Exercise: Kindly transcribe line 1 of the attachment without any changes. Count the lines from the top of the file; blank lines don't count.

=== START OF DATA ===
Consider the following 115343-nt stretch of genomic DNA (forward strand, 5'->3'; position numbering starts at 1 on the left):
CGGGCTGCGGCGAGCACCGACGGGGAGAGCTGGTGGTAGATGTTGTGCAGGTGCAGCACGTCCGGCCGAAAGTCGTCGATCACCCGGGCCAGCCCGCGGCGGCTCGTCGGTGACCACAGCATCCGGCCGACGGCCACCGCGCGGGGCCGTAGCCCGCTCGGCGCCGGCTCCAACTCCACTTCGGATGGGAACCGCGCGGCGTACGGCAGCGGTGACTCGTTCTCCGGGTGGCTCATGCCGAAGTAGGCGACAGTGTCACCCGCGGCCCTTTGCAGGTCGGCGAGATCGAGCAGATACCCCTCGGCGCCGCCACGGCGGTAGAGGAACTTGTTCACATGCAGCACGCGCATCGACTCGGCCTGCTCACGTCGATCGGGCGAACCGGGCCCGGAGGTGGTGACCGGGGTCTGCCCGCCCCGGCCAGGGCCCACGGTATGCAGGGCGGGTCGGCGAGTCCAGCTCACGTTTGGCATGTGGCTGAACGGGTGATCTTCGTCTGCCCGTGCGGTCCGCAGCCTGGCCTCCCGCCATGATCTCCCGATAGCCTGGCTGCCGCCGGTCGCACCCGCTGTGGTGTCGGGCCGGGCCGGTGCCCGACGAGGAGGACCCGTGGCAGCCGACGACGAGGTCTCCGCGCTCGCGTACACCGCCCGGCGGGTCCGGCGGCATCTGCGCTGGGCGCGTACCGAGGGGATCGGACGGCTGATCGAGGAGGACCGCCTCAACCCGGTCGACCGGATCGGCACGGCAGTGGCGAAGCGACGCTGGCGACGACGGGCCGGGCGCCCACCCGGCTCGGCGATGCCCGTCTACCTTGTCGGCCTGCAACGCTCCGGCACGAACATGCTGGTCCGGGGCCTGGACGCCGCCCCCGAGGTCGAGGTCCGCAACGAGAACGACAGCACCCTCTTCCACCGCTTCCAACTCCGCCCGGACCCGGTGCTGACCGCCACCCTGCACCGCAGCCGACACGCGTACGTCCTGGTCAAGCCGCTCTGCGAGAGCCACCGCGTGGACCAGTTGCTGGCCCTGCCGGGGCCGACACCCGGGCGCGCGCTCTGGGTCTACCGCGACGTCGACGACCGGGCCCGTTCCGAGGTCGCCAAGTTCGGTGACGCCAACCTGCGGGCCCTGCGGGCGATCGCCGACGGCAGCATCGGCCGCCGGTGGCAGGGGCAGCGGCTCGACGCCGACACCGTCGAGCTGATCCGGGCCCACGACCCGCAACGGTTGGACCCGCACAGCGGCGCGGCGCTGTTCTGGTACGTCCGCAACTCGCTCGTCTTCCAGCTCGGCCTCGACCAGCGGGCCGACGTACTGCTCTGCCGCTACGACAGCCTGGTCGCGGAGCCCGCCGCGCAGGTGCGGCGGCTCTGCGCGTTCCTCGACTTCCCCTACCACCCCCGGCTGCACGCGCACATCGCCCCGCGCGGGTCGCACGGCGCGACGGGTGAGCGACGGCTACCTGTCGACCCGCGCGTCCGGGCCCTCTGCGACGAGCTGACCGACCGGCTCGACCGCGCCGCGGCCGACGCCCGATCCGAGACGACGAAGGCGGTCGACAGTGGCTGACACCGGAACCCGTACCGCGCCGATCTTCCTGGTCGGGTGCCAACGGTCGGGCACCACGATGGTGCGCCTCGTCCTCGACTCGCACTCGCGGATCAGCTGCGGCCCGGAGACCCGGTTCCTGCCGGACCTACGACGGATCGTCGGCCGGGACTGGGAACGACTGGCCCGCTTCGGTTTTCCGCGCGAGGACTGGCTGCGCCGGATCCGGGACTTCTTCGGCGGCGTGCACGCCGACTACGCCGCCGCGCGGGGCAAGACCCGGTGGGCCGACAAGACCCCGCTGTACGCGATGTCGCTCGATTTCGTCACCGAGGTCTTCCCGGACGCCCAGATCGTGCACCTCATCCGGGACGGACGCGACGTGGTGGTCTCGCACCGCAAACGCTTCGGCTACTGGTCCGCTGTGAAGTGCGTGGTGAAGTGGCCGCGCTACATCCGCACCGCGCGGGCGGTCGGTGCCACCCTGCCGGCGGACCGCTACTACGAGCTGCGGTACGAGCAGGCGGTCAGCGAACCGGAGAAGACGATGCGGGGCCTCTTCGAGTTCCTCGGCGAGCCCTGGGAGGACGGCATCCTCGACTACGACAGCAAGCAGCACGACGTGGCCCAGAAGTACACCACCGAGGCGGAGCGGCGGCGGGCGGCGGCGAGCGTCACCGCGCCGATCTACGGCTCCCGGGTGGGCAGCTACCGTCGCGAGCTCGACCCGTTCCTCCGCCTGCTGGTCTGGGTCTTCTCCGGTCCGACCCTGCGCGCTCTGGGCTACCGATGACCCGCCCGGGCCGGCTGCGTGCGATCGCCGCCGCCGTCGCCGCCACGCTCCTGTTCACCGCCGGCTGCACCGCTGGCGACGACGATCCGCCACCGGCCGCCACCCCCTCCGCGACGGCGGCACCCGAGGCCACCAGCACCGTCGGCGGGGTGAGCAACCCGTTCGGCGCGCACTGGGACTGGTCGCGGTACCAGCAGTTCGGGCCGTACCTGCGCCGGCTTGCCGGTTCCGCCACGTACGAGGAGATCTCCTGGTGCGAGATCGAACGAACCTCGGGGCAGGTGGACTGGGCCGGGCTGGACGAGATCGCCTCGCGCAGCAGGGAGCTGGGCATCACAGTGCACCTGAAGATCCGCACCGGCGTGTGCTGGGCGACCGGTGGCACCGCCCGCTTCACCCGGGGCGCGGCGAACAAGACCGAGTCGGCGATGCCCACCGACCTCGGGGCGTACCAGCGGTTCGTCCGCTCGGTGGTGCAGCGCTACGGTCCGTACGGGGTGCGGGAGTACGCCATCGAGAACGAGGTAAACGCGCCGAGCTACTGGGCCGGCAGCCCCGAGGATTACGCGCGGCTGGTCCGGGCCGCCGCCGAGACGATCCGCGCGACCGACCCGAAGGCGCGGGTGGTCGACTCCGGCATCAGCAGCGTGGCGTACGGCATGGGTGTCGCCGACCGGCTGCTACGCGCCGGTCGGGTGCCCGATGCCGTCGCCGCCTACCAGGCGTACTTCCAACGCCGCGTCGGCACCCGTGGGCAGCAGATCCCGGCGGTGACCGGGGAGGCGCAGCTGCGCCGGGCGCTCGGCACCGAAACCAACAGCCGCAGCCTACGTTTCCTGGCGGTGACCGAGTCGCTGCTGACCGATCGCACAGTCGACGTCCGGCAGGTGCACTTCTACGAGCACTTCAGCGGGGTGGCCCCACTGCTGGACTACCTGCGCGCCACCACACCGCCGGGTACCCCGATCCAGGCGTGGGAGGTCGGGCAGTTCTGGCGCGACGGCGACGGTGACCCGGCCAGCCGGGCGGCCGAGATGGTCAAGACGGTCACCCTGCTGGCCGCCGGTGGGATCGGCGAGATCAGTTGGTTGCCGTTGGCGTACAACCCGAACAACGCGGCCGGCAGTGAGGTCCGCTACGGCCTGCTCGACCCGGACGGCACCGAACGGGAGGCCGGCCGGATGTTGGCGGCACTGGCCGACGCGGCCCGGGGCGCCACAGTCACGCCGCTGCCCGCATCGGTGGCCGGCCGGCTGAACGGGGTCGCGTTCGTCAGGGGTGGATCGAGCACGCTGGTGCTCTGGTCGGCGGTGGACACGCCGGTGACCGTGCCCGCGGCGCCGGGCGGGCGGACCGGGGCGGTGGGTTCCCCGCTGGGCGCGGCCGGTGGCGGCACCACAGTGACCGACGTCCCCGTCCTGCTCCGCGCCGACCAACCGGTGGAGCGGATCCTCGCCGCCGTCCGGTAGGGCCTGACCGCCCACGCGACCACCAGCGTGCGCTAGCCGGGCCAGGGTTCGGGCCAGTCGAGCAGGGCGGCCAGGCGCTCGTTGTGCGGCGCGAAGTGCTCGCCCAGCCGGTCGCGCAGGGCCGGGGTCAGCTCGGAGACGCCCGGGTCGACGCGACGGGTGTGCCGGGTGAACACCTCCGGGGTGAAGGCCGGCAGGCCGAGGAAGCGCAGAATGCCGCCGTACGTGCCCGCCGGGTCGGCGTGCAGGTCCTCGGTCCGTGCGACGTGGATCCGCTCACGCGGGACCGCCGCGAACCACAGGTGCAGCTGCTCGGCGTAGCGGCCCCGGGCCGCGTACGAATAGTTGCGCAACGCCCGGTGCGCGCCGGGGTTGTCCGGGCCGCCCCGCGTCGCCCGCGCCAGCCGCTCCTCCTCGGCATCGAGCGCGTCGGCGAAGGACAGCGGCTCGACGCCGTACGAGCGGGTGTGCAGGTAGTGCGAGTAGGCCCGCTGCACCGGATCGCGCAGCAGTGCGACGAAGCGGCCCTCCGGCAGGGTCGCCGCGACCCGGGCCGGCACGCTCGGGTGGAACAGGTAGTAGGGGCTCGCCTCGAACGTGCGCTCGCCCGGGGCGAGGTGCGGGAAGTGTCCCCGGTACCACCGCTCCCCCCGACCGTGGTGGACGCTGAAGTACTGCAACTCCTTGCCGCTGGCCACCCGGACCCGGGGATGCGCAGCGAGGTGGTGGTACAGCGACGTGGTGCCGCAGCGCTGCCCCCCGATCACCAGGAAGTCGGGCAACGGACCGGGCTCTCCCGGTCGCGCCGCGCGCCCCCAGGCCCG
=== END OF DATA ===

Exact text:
Consider the following 115343-nt stretch of genomic DNA (forward strand, 5'->3'; position numbering starts at 1 on the left):